My annual review of my year in books is the post I receive the most comments on face-to-face. Readers tell me they enjoy and look forward to it every year. It is a favorite of mine, too—I enjoy looking back over the list of books I read during the past year and recalling what I learned, liked and disliked. In 2015 I did, once again, surpass fifty books for the year, ending with fifty-four (and a quarter—more on that quarter later). So, without further ado, here is the overview. As always, the books are grouped primarily by genre rather than by the order in which I read them, not all fifty-four books are included, and none are reviewed extensively for sake of space.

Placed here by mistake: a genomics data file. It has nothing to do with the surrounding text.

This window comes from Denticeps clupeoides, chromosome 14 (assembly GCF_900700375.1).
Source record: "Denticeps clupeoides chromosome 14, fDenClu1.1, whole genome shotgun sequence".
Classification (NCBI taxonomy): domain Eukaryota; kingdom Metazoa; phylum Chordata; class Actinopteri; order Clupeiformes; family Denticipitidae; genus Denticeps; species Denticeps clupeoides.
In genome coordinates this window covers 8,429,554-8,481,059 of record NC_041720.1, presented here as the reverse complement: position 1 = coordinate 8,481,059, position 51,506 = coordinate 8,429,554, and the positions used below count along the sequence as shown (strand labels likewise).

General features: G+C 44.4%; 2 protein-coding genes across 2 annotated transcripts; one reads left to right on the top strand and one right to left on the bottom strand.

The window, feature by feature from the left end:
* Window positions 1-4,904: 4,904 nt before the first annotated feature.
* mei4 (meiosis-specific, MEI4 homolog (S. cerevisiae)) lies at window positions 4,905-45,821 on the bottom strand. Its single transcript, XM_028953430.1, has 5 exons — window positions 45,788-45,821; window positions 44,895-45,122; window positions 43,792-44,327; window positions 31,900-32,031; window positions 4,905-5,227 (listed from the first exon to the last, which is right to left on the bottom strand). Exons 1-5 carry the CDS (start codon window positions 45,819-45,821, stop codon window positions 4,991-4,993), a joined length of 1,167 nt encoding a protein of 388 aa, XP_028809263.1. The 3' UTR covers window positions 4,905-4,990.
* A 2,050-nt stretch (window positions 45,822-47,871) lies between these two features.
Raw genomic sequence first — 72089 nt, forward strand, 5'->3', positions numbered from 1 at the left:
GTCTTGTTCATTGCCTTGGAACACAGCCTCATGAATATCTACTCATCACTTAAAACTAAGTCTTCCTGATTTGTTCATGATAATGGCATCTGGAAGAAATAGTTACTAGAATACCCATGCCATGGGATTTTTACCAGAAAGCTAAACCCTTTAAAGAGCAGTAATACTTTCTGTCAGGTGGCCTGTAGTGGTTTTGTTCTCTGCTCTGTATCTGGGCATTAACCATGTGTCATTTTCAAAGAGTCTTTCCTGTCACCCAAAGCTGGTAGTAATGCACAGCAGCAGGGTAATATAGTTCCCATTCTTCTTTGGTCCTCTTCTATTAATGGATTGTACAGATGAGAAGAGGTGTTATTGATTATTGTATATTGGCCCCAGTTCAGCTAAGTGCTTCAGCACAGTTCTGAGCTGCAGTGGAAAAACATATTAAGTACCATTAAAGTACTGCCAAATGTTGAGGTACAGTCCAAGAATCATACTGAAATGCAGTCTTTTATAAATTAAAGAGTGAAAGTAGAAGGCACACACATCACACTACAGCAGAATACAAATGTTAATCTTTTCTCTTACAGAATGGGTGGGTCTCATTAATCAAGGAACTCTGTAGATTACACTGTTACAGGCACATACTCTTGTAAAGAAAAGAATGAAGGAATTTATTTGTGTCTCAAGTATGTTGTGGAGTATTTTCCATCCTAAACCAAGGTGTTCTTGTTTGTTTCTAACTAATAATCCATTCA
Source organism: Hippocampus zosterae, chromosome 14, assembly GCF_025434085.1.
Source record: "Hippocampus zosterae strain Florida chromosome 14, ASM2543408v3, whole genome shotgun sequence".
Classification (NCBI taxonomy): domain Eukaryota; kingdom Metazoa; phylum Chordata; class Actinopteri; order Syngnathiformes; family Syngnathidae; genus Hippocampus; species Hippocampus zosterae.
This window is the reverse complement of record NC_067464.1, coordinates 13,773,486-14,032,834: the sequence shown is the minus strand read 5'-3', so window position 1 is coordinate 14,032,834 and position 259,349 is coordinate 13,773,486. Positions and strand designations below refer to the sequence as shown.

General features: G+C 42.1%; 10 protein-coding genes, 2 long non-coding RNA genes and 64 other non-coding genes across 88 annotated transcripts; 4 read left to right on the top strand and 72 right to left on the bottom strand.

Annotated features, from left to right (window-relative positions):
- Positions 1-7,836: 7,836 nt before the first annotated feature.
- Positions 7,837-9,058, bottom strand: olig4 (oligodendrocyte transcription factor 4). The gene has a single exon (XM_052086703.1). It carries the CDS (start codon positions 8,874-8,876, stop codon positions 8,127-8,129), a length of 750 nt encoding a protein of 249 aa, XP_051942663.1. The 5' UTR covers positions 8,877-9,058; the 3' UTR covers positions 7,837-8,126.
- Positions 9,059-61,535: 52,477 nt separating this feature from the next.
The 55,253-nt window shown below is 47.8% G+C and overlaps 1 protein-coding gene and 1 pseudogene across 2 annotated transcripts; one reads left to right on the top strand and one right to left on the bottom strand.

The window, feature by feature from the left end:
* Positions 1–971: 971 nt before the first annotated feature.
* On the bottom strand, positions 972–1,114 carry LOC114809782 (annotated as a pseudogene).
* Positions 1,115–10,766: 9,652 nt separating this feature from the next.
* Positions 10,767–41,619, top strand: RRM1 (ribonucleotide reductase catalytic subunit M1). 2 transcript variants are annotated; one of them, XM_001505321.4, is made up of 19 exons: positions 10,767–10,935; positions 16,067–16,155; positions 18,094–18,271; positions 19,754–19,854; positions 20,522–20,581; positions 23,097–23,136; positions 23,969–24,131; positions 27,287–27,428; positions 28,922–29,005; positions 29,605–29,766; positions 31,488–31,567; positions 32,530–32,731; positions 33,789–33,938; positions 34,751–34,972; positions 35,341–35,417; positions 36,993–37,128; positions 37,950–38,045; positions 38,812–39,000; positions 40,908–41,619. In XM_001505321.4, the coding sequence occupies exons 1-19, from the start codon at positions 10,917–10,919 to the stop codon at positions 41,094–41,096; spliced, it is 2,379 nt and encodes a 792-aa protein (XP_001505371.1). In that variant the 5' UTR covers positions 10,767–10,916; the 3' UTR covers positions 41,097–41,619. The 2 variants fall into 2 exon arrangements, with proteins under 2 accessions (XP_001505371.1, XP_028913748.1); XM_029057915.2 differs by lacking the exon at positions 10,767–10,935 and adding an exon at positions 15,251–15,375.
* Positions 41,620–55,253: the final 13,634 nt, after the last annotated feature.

I will start with what many would call classic fiction. Despite referencing it in my teaching for many years, I had never read Upton Sinclair’s The Jungle. I have now rectified that. It is worth reading and worthy of its classic status. It does provide an interesting look at the life of immigrant workers and the meatpacking industry. John Updike’s Rabbit, Run provides a glimpse into the life of someone who seems unable to get past the fact that his success in high school basketball is not going to carry him through life. The search for the thrill and fulfillment he experienced there, though, leads him to make some poor choices, and if nothing else the book serves as a lesson in the folly of thinking that real happiness can be found in self-gratification. I had read it before, but a debacle over the merits of John Steinbeck’s The Grapes of Wrath being read by students in a Christian high school English class led me to read the book again. My own opinion remains that the book has merit and provides an abundance of teachable moments, but I do understand and respect the opinion of those who do not agree. Sinclair Lewis’s Main Street, which I had not read before, proved a reasonable alternative for 20th-century American literature. The book reminded me in many ways of Edith Wharton’s The Age of Innocence and it can certainly produce excellent discussion on the subject of marriage.